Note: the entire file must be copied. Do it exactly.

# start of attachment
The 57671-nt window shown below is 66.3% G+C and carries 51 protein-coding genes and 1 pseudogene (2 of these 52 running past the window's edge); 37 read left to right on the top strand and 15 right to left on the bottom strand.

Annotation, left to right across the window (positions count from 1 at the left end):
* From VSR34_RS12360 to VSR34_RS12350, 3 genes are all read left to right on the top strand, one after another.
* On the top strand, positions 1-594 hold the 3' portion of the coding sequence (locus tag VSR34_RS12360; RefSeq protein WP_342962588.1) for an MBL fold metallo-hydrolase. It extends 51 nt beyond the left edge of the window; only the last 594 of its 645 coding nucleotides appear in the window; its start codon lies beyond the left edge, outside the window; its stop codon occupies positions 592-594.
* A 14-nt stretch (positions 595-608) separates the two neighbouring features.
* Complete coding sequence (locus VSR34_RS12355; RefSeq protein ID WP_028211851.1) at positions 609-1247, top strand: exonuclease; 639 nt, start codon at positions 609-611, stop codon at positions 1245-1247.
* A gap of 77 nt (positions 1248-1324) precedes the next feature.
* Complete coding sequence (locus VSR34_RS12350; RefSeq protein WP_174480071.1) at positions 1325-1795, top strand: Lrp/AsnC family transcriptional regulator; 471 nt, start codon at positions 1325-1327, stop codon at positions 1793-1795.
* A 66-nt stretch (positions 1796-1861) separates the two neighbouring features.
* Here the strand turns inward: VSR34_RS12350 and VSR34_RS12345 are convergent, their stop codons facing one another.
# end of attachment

The 57671-nt window shown below is 66.3% G+C and carries 51 protein-coding genes and 1 pseudogene (2 of these 52 running past the window's edge); 37 read left to right on the top strand and 15 right to left on the bottom strand.

Annotation, left to right across the window (positions count from 1 at the left end):
* From VSR34_RS12360 to VSR34_RS12350, 3 genes are all read left to right on the top strand, one after another.
* On the top strand, positions 1-594 hold the 3' portion of the coding sequence (locus tag VSR34_RS12360; RefSeq protein WP_342962588.1) for an MBL fold metallo-hydrolase. It extends 51 nt beyond the left edge of the window; only the last 594 of its 645 coding nucleotides appear in the window; its start codon lies beyond the left edge, outside the window; its stop codon occupies positions 592-594.
* A 14-nt stretch (positions 595-608) separates the two neighbouring features.
* Complete coding sequence (locus VSR34_RS12355; RefSeq protein ID WP_028211851.1) at positions 609-1247, top strand: exonuclease; 639 nt, start codon at positions 609-611, stop codon at positions 1245-1247.
* A gap of 77 nt (positions 1248-1324) precedes the next feature.
* Complete coding sequence (locus VSR34_RS12350; RefSeq protein WP_174480071.1) at positions 1325-1795, top strand: Lrp/AsnC family transcriptional regulator; 471 nt, start codon at positions 1325-1327, stop codon at positions 1793-1795.
* A 66-nt stretch (positions 1796-1861) separates the two neighbouring features.
* Here the strand turns inward: VSR34_RS12350 and VSR34_RS12345 are convergent, their stop codons facing one another.